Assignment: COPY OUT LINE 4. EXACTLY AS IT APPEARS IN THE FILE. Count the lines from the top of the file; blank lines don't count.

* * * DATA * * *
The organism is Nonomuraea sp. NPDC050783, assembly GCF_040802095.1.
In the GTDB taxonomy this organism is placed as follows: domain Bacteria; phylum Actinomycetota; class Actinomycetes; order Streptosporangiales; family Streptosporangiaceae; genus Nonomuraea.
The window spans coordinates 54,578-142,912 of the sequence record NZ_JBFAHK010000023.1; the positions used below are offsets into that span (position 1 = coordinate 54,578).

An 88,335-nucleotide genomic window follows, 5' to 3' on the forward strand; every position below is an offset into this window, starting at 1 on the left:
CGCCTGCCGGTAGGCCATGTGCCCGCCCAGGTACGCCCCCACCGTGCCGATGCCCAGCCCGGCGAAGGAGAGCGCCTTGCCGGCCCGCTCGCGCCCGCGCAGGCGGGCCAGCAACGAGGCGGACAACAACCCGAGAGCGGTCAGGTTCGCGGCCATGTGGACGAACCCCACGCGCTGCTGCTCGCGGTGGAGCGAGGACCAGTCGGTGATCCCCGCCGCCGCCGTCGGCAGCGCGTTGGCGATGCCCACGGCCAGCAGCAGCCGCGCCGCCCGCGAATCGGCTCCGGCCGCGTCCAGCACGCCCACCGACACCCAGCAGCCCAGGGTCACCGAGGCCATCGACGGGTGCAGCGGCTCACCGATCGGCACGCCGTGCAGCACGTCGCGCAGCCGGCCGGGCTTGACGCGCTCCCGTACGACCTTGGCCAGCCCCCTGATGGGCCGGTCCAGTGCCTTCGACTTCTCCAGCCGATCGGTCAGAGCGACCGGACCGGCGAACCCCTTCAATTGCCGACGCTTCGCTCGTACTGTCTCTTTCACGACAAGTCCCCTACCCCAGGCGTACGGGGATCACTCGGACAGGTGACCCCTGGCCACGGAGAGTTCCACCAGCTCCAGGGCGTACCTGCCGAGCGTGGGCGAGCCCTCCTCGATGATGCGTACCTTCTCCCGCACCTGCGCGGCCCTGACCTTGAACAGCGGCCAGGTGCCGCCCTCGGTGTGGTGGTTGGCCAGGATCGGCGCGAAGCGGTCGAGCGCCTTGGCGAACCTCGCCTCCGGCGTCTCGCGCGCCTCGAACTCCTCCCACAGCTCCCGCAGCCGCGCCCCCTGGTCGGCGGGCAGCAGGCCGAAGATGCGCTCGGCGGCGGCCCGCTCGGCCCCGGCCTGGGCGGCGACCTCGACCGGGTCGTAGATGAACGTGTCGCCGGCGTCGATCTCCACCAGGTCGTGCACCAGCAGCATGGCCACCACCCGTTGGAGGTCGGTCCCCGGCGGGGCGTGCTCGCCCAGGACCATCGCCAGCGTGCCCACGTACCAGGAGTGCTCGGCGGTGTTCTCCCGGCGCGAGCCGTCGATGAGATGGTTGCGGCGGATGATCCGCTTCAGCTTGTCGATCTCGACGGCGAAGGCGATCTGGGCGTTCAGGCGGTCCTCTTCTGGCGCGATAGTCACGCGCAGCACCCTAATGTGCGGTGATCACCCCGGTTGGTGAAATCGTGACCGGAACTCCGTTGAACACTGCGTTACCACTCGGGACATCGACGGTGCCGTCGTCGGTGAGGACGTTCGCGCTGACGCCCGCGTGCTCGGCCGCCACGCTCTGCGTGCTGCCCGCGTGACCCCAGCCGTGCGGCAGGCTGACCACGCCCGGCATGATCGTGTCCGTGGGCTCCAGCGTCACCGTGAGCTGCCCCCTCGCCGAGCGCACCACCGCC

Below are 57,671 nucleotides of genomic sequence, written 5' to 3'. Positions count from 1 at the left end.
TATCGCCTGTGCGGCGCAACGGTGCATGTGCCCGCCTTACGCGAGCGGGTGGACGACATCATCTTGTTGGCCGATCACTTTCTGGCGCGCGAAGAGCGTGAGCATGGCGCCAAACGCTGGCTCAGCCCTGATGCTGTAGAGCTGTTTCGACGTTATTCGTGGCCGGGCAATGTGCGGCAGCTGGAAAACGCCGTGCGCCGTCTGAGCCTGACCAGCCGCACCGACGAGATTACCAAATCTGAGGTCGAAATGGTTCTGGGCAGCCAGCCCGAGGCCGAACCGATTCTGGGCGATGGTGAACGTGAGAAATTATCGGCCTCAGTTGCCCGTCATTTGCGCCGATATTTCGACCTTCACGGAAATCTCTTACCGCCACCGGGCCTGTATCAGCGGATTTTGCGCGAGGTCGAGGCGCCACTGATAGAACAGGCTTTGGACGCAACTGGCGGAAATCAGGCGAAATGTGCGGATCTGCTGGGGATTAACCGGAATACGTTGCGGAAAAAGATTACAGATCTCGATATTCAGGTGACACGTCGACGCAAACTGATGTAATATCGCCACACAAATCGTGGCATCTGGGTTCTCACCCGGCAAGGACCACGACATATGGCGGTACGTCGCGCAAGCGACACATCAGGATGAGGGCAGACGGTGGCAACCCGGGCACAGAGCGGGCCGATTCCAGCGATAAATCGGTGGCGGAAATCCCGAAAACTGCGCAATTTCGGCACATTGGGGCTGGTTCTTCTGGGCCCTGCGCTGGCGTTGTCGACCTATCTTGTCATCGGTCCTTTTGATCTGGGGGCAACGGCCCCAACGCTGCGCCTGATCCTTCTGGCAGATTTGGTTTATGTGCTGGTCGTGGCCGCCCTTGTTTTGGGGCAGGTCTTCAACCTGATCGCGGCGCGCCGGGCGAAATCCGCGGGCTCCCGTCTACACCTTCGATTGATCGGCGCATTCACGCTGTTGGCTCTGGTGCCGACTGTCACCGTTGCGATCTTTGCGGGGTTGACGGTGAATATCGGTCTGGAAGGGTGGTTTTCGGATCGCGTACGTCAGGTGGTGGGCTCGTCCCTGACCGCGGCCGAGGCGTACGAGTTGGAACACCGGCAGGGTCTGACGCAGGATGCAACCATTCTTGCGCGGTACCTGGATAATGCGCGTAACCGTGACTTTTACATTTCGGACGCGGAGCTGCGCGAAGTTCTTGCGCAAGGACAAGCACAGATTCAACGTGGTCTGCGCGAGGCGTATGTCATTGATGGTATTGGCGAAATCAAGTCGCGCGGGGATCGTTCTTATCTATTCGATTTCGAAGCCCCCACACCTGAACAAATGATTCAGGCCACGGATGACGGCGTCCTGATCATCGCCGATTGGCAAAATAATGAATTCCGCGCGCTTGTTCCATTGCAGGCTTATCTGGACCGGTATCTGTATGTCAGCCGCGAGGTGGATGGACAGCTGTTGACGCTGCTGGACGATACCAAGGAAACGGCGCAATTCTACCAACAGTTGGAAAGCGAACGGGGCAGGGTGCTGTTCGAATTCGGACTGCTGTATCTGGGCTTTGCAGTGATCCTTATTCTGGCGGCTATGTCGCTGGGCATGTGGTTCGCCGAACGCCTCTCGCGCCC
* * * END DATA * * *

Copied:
An 88,335-nucleotide genomic window follows, 5' to 3' on the forward strand; every position below is an offset into this window, starting at 1 on the left: